In my long career, I have never seen a backboard shattered during a basketball game. On January 27, 1980, I believed my best chance might happen thanks to Darryl Dawkins. On that Sunday in Phoenix, I mounted a camera to shoot through the glass backboard when the Philadelphia 76ers took on the Phoenix Suns.
In my mind, I envisioned Dawkins, a 6-11, 251 pound monster of a man, rising up for one of his thunderous dunks that already led to the destruction of two backboards earlier in the season. My remote camera would capture the glass destruction in a way never seen. Remote cameras were still somewhat rare behind backboards at the time. After setting up everything well before the game, I only had to have Dawkins oblige me with a dunk worthy of the names he applied to his most memorable. My hope was for another “Rim Wrecker.”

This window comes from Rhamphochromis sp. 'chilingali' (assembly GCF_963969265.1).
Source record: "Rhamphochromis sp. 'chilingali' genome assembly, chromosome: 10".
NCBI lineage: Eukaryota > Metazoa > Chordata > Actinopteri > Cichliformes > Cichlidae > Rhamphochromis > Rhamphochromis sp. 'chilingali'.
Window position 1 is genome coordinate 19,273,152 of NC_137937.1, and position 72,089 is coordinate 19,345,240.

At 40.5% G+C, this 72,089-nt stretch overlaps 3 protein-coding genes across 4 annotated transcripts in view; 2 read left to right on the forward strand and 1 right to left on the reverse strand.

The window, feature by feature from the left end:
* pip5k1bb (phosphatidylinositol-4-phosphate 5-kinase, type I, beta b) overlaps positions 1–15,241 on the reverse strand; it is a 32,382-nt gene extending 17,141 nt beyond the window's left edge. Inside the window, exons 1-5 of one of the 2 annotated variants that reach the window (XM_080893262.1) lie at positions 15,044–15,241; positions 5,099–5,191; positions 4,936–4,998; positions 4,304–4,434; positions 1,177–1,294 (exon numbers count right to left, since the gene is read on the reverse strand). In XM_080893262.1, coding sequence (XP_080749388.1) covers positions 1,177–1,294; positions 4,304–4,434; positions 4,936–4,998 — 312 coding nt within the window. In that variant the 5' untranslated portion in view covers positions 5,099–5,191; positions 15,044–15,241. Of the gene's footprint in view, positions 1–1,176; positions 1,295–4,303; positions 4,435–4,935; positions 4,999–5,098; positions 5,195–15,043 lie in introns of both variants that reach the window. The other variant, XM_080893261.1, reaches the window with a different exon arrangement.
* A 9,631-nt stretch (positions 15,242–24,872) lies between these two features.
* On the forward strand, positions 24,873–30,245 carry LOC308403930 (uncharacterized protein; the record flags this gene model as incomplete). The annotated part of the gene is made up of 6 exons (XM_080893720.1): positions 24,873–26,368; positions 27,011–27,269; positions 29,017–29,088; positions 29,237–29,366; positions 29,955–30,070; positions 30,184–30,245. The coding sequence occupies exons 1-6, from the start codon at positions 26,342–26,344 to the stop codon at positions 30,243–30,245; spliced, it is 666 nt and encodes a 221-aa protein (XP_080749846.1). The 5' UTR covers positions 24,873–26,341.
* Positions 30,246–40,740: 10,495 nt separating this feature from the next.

Of course, before any of that could happen, I had to live through warm ups. My choice was to set up the camera at the end of the court the Suns used in the first half. Surprisingly, the 76ers elected to flip the norm. Almost immediately, a player pointed directly at the camera setting off a flurry of dunks from not only Dawkins but also Julius Irving, Caldwell Jones and others. The assault put my setup to the test, one thankfully passed.
Best intentions often do not work out. Dawkins never came close to destroying another backboard. The Suns won the game 125-118. My young photographic dreams went unfulfilled that night in Phoenix, but the man who claimed to be from the Planet Lovetron did help me make a very nice photograph of the great Walter Davis driving for a basket. Sadly, news came last week that Dawkins died of a heart attack at only 58.